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Live, via satellite, it's injection molding basics!

March 1, 2000

4 Min Read
Live, via satellite, it's injection molding basics!

Machine operators, quality personnel, and college students in South Carolina and Florida were among those recently introduced to a new way of learning about molding. Called the Plastics Learning Network (PLN), this educational tool brings instructors into molding plants just as easily as it does into classrooms. All that’s required is a satellite dish and a television set.

The Society of the Plastics Industry (SPI) hopes that this distance-learning program will help combat the shortage of trained personnel in the workforce, as well as provide a consistent training tool for plastics machine operators already at work.

"You’ve got a diminishing pool of workers coming in the door," says Richard Sturgis, SPI’s southern regional director. "Many of these new people are lacking the job skills that are necessary to compete quickly, and training them is very expensive."

Therefore, the industry is looking for new training methods to replace or enhance in-house programs, he adds. With in-house courses, which are often self-taught, training can be inconsistent. "Also, with people being stretched as thin as they are, it’s difficult for a company to dedicate the few managers it has to training," Sturgis says.

The PLN brings together existing state educational resources, plastics industry content providers, South Carolina Educational Television Network’s Business Link (which can broadcast the program throughout the U.S.), and the SPI.

The program allows employees—current and future—to be instructed anywhere via satellite by trained instructors who can offer immediate feedback to questions. Instructors can zoom in on demonstrations and parts, and questions can be asked via an 800 number, fax, or e-mail.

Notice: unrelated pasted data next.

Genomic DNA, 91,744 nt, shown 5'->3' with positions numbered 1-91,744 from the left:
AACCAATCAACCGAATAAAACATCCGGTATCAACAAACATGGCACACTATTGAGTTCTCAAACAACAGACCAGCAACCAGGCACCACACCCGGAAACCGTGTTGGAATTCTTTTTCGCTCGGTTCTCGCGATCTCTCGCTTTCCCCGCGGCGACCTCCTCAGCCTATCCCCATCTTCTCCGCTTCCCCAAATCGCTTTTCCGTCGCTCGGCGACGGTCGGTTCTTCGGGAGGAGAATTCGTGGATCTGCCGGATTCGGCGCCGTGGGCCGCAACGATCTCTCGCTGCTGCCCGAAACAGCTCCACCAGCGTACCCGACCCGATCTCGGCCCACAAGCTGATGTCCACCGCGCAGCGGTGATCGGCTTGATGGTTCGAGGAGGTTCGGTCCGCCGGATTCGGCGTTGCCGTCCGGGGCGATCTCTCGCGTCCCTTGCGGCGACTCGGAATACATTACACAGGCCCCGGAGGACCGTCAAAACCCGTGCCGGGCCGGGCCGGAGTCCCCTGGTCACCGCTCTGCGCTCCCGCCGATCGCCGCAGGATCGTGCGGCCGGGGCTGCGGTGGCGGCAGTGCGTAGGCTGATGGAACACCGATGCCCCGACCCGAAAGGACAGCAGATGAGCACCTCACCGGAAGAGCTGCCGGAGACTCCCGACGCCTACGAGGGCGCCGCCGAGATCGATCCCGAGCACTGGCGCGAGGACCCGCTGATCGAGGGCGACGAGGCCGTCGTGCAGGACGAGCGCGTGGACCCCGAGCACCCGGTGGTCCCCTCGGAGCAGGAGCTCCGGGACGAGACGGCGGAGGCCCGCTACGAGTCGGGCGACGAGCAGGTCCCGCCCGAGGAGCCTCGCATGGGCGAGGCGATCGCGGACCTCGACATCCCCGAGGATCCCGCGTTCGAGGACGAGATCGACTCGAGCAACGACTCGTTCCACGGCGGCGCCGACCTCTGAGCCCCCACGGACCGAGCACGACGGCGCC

Compared to other technologies, the PLN is relatively inexpensive, says Sturgis. Currently, companies getting involved can spend between $3500 and $5000 to install a satellite dish or send their employees to a site with satellite capability, such as a technical college. Cost per student for the basic course offered during the pilot was $175.

To date, SPI has run two pilot programs. The Polymer Center of Excellence (Charlotte, NC) provided the content. The first program was started in early 1999 by the South Carolina Department of Commerce, Duke Energy, Mack Molding (Inman, SC), and Precision Southeast (Myrtle Beach, SC). The pilot consisted of 27 students taking classes twice a week for one month. "The results exceeded our expectations," says Sturgis, "and proved distance learning effective for small groups of employees in injection molding plants."

A second pilot, involving 12 companies and colleges in South Carolina and Florida, wrapped up in early February. The basics of injection molding were taught to 129 students.

Smart Payback
Precision Southeast, a custom injection molder serving a variety of industries, participated in both trials, sending seasoned process technicians to the first pilot and trainees to the second.

"The industry has changed so fast over the last few years that even our seasoned people are behind the times with new equipment, new electronics, and new philosophies on quality," says Bob Rea, HR manager at Precision Southeast. "We want our employees to have this new science behind them when they go out to make decisions on the production floor."

Employees at the company’s Myrtle Beach plant, which has a satellite dish, do not have to leave the plant for training. Those at the Marion, SC plant use a local technical school. Being involved in such a program holds many benefits for the company and the employee, believes Rea. "It lets our employees know that we think they’re important enough to buy them books and send them to class," he says. "Plus, if they do satisfactorily, they get a wage increase." In the end, the company gets a happy, more skilled worker.

Looking Ahead
The real cost of the PLN is in the satellite transmission, production, and instructors, says Sturgis. "We’re looking for states to help underwrite that cost," he adds. "Our belief is that this is a resource that should be offered in the state system. While some colleges offer plastics processing, it’s not nearly what you would expect for a $300 billion per year industry."

To that end, SPI is working to position the industry to take advantage of state funding that will be available through the Workforce Investment Act. In the meantime, a third pilot program, also on the basics of injection molding, has been scheduled for May. SPI plans to officially introduce PLN in the Fall.

Based on demand, additional courses are expected, including advanced injection molding, mold flow analysis, troubleshooting, safety in plastics plants, and process technician training.

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